UP to 80,000 people are now morbidly obese and in need of surgery, a health expert has warned.

An estimated 2pc of the population have a Body Mass Index (BMI) of over 40, significantly higher than the optimal scale of between 18.5 and 25, and placing them firmly in the morbidly obese category.

Now a specialist is calling for more bariatric surgeries — operations including fitting gastric bands and stomach reductions — to be carried out in a bid to cut the mounting cost to the taxpayer.

Dr Francis Finucane, a consultant endocrinologist who specialises in obesity, said carrying out more such surgeries could cut costs significantly.

He compared the problem to the obesity problems being faced in England, after a report in 2010 there found that offering bariatric surgeries to 25pc of those eligible would save the government £1.3bn (€1.56bn) over three years.

This was achieved by patients returning to work and a drop in benefits being paid out.

“The prevalence of obesity in Ireland is pretty much the same as in England and the costs associated with it would be similar. We can’t afford not to provide this intervention,” Dr Finucane said.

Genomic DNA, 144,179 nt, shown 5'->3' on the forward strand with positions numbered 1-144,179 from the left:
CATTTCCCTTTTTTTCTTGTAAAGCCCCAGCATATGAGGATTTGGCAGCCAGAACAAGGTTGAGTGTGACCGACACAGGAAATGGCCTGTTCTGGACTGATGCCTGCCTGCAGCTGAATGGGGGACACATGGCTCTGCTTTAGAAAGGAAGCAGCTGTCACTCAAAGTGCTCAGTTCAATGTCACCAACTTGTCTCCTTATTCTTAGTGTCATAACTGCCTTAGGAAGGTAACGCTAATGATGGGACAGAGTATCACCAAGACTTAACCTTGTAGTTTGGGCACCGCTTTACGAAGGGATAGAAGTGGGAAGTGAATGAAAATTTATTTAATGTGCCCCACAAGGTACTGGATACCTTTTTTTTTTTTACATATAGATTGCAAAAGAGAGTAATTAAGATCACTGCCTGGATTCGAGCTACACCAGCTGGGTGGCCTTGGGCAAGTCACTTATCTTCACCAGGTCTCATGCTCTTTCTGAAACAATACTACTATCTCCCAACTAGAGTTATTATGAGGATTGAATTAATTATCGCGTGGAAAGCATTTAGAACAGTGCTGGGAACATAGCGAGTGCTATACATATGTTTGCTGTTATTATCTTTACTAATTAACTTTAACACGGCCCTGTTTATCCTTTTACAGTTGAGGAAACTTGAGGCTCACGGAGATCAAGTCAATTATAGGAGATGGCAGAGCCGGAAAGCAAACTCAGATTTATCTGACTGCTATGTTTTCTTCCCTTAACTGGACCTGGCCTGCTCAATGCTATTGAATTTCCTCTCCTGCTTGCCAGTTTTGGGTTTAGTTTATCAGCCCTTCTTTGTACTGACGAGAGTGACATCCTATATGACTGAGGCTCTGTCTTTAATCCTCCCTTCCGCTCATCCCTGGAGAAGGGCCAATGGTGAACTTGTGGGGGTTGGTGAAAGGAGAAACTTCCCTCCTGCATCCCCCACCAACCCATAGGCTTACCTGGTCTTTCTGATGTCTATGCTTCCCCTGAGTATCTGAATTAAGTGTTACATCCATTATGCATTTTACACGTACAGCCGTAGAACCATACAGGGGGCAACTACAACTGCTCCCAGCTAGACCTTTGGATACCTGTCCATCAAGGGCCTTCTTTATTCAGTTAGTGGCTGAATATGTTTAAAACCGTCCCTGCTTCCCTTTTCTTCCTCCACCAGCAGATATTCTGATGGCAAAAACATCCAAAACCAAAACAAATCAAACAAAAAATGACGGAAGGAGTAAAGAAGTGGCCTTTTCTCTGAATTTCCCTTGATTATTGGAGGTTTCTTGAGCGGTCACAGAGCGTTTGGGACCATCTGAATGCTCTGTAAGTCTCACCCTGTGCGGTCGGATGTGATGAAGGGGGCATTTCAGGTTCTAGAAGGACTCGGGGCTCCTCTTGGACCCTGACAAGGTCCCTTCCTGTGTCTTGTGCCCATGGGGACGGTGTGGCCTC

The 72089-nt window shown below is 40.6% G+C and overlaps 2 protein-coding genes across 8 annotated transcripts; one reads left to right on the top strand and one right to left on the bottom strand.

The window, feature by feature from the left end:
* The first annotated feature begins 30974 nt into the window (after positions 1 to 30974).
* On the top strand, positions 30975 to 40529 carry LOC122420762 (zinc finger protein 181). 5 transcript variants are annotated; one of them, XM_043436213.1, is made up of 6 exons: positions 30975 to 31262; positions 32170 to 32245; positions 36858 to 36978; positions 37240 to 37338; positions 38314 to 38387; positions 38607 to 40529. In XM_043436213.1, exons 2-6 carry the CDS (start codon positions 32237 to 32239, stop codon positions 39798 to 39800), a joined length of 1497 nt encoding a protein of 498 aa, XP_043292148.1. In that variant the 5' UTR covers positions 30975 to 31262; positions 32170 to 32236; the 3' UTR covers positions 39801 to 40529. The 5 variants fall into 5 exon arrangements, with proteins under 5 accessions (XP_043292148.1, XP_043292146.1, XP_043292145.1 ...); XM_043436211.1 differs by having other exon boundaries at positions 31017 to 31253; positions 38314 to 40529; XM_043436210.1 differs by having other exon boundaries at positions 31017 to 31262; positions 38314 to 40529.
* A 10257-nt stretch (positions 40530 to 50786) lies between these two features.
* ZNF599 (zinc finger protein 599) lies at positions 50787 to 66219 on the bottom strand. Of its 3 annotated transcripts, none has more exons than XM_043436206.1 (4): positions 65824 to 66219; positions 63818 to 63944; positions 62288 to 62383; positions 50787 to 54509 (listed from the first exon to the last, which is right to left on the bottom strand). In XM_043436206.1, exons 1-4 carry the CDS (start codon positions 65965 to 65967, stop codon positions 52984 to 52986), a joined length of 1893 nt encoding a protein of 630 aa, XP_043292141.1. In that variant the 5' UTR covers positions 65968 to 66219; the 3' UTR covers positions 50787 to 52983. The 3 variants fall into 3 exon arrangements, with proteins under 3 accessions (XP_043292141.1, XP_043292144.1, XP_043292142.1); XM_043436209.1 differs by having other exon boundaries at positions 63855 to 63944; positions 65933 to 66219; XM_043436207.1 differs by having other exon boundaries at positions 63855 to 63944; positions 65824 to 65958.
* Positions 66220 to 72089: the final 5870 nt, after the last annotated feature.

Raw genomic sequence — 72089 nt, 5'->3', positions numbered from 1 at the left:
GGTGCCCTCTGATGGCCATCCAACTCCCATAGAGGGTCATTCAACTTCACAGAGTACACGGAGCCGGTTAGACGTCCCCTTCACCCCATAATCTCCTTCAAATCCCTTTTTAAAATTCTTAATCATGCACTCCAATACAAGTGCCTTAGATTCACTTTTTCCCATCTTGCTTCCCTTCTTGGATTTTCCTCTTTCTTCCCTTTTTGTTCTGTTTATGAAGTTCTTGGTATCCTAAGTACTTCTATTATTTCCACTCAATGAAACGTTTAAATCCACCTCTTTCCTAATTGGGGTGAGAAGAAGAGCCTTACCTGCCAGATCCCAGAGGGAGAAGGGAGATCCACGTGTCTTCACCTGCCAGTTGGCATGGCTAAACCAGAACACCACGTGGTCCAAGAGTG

Only two public hospitals in Ireland provide such services, — the national unit at St Columcille’s Hospital, Loughlinstown, Dublin; and Galway University Hospital.

As the demand for bariatric surgery increases, patients are now waiting up to two years. Dr Finucane works at the Galway clinic, which carried out 40 operations on morbidly obese patients last year and 100 over the past three years.

While the operations are publicly funded, Dr Finucane said they offer significant savings to the State by reducing long-term health problems and allowing patients to return to work. He now wants to see more emphasis placed on such surgeries to deal with the backlog.

“We are getting busier and referral rates are up, there is a two-year waiting list for surgery here at present,” he said.

Dr Finucane will be speaking at an obesity conference being held at NUI, Galway, this week. ‘The Obesity Problem: Insights and analysis from economics, medicine and public health’, will also hear from Professor John Cawley from Cornell University, widely regarded as one of the world’s leading experts on obesity and the economy..

The conference, on Friday, will also look at the extent of the obesity problem and the economic costs.

Courtesy of Caroline Crawford, Independant.ie

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